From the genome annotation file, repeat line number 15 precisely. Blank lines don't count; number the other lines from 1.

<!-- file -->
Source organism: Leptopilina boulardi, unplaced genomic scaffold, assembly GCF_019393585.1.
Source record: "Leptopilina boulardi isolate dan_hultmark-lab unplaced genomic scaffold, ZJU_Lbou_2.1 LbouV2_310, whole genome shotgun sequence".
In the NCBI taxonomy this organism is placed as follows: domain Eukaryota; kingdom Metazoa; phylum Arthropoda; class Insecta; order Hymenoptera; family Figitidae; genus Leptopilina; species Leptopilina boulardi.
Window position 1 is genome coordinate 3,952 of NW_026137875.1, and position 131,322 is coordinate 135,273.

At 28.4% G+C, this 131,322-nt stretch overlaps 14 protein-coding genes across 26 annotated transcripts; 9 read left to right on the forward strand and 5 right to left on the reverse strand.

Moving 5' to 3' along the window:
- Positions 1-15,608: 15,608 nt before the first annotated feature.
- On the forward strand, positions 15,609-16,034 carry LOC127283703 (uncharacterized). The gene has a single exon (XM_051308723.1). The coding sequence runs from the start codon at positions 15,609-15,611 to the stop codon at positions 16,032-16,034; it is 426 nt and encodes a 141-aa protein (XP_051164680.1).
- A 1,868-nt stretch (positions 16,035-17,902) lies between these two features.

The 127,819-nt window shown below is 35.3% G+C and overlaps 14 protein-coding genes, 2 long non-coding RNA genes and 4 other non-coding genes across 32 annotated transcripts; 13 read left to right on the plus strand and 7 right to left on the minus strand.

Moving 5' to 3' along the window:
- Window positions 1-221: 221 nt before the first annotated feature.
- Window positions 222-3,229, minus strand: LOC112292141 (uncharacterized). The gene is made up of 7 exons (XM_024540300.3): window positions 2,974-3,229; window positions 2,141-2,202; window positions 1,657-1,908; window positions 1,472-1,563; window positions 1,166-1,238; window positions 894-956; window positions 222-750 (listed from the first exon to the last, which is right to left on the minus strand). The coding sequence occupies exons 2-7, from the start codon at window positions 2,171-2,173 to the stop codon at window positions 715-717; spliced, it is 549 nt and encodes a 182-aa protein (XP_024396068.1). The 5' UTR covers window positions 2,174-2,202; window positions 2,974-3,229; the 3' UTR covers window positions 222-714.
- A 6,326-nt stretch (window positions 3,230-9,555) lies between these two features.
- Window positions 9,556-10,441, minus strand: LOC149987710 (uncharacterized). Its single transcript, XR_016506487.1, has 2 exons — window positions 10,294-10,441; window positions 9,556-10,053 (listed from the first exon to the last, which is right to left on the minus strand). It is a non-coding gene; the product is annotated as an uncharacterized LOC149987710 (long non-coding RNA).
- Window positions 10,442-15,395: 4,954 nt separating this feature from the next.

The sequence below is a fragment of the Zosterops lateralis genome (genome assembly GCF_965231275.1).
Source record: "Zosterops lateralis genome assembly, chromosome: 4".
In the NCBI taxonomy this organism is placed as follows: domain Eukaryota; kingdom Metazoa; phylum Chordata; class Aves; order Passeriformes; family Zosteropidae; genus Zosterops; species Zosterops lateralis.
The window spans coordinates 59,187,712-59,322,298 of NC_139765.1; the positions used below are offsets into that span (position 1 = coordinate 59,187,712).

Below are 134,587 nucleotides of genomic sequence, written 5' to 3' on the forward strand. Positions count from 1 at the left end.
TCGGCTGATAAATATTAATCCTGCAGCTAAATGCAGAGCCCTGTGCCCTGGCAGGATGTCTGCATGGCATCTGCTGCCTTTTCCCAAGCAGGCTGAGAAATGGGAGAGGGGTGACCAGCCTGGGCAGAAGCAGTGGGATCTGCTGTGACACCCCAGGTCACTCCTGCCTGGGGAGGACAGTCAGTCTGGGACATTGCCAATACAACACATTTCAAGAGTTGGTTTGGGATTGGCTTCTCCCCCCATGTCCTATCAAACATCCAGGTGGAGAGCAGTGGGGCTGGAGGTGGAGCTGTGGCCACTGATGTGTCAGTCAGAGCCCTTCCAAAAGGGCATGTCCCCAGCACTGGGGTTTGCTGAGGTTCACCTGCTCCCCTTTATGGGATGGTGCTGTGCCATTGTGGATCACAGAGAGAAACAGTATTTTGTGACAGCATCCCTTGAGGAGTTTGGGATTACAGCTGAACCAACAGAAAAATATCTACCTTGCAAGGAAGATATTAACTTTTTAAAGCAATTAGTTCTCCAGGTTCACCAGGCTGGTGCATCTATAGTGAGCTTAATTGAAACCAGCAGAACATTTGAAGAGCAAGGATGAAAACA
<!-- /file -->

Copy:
- Window positions 9,556-10,441, minus strand: LOC149987710 (uncharacterized). Its single transcript, XR_016506487.1, has 2 exons — window positions 10,294-10,441; window positions 9,556-10,053 (listed from the first exon to the last, which is right to left on the minus strand). It is a non-coding gene; the product is annotated as an uncharacterized LOC149987710 (long non-coding RNA).